By using light microscopy, I extract these stress lines from teeth and reconstruct a story of an individual’s first years of life. During my CBRL fellowship I applied this amazing technique to ancient Cypriot teeth. My project centres around the question of what effect the urbanisation process during the Bronze Age had on the health of individuals and populations. By focussing on children and how difficult their period of infancy was, I explore this question. Specifically, the first molar is key to this research  since this tooth contains a stress line formed when the person was born. We call this the ‘Neonatal line’. Once I’ve found this line inside a tooth I can then calculate the timing of other stress lines on the teeth.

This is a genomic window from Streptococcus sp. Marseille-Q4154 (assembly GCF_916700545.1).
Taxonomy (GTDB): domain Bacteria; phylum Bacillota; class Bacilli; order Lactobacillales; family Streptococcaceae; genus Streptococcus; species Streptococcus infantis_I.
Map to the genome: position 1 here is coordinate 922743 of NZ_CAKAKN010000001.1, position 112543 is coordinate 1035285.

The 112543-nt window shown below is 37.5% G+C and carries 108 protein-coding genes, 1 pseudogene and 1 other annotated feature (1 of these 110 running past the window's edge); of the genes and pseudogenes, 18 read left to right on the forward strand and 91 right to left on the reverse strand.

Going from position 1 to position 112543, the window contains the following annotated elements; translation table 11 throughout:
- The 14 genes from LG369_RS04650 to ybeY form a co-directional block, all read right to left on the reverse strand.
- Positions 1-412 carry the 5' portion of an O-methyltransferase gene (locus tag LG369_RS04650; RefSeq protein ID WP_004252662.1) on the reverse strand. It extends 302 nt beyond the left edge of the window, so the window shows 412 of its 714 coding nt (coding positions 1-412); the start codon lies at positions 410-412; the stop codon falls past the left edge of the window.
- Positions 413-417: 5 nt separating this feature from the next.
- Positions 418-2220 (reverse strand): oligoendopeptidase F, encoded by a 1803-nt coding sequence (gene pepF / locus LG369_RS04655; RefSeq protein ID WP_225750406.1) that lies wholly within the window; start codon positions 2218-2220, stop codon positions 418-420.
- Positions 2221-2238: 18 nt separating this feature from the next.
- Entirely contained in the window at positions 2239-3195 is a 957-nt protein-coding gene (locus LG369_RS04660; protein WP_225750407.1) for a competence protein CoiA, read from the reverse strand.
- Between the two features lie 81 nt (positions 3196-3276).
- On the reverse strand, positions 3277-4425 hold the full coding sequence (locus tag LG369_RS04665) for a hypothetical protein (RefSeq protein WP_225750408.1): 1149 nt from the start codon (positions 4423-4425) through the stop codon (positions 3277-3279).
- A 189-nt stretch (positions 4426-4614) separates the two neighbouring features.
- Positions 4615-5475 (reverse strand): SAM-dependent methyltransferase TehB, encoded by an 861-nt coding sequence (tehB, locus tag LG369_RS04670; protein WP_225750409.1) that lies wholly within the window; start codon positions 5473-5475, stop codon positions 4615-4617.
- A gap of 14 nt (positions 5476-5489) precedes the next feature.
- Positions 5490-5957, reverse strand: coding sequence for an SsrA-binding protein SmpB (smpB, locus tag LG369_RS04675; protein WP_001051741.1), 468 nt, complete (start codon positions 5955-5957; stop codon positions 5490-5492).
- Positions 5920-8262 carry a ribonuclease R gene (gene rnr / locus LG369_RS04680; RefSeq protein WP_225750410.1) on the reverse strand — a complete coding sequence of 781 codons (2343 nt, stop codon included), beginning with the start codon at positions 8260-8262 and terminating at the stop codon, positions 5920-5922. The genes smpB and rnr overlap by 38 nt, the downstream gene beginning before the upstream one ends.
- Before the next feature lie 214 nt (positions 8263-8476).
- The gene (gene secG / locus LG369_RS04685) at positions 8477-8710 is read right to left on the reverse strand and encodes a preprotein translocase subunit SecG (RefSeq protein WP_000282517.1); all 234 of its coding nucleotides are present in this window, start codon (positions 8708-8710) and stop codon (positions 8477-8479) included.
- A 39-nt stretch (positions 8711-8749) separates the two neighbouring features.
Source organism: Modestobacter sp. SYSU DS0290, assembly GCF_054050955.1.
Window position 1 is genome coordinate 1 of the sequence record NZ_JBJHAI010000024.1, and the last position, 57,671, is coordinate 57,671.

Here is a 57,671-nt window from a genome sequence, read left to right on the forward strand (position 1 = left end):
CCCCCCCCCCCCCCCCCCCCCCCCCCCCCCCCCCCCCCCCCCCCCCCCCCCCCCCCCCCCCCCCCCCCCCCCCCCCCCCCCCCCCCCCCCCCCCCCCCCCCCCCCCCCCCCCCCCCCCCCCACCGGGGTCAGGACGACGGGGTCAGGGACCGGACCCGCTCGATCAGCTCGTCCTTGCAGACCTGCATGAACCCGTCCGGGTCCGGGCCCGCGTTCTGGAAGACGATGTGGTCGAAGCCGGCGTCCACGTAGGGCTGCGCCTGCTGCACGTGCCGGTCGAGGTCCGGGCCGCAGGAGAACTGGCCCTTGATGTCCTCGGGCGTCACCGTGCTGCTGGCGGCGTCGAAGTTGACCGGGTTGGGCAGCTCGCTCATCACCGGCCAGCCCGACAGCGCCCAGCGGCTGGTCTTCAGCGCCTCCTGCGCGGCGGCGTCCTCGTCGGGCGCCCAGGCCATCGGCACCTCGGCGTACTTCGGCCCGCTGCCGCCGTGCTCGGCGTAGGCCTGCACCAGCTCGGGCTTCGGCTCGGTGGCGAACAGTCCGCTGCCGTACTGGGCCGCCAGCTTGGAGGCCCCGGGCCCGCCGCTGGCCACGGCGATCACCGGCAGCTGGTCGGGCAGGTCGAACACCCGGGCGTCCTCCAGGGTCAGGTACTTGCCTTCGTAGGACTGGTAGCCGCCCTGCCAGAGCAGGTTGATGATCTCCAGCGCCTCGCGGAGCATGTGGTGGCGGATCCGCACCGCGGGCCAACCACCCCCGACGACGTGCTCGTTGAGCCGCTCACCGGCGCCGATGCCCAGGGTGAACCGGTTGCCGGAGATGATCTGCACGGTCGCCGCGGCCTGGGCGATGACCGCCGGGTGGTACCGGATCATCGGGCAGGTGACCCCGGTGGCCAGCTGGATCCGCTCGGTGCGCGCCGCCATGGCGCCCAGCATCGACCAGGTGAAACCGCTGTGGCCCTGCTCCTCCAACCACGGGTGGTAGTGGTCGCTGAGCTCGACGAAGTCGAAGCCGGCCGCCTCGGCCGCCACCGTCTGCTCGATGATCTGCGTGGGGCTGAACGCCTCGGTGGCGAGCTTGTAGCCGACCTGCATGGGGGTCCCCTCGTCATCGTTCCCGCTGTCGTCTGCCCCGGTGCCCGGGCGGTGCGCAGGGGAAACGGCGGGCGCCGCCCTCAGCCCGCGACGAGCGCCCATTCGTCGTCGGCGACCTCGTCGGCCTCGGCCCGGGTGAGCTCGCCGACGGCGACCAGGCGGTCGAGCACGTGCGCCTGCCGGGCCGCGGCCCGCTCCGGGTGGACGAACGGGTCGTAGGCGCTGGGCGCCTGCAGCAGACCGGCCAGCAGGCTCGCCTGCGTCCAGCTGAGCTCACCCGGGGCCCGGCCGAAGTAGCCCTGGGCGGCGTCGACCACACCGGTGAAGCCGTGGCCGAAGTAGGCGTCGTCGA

The first step of this project was to locate remains from various prehistoric sites around Cyprus to select relevant samples to document (Image 1).

The Cyprus Institute curates multiple collections of human remains that I was able to work with during my fellowship. The first part of the work consists of diving into the storage room to source for the right material. On the bottom right, you can see a fragment of an upper jaw with premolars and molars of an adult person (the first molar in the middle). These are the type of teeth I selected for analysis.